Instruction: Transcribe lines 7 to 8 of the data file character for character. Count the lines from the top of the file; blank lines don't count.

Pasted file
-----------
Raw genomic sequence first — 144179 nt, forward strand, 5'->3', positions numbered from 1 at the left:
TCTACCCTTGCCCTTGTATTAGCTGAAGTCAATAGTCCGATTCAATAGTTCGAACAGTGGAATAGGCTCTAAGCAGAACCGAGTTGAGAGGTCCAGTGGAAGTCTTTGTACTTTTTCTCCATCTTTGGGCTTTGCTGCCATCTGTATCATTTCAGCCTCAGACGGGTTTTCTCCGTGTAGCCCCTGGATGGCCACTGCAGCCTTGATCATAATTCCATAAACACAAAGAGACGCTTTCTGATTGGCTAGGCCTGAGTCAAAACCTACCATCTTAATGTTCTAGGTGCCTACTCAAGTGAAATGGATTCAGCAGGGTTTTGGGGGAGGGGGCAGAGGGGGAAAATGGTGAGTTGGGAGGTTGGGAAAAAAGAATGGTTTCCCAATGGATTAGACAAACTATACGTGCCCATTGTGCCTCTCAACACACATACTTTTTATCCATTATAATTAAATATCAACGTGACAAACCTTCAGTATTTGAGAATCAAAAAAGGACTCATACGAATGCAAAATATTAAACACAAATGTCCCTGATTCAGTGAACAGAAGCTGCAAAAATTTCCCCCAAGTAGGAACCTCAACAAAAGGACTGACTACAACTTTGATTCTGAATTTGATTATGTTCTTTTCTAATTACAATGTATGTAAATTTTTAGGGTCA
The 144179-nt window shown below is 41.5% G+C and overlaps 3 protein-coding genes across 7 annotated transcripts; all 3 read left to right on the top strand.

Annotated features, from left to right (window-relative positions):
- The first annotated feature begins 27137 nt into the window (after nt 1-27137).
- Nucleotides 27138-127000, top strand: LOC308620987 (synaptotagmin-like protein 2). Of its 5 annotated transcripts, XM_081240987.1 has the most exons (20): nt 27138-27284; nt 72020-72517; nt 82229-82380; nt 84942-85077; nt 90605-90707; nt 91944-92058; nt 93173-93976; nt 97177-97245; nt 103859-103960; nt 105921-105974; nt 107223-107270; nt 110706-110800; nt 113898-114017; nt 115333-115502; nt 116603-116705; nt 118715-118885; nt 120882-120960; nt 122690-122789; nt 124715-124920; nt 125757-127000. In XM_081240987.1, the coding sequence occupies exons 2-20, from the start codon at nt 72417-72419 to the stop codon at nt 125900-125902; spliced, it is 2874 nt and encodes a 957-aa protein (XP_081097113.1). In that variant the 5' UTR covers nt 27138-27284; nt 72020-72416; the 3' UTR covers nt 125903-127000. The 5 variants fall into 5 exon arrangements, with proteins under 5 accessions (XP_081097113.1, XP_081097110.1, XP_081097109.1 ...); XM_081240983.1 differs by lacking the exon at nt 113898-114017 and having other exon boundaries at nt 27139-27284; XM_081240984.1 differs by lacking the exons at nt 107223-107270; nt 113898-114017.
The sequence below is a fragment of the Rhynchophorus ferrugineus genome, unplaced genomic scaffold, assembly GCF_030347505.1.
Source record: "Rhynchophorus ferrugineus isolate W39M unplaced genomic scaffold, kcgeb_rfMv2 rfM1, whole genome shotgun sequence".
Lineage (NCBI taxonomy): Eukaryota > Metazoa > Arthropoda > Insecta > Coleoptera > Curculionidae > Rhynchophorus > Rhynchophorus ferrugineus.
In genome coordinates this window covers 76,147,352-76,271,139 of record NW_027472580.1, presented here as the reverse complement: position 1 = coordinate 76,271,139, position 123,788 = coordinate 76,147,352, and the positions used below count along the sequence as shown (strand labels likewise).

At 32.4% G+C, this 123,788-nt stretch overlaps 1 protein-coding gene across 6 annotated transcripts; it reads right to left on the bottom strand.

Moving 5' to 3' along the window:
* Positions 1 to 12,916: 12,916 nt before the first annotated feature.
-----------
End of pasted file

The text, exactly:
The sequence below is a fragment of the Rhynchophorus ferrugineus genome, unplaced genomic scaffold, assembly GCF_030347505.1.
Source record: "Rhynchophorus ferrugineus isolate W39M unplaced genomic scaffold, kcgeb_rfMv2 rfM1, whole genome shotgun sequence".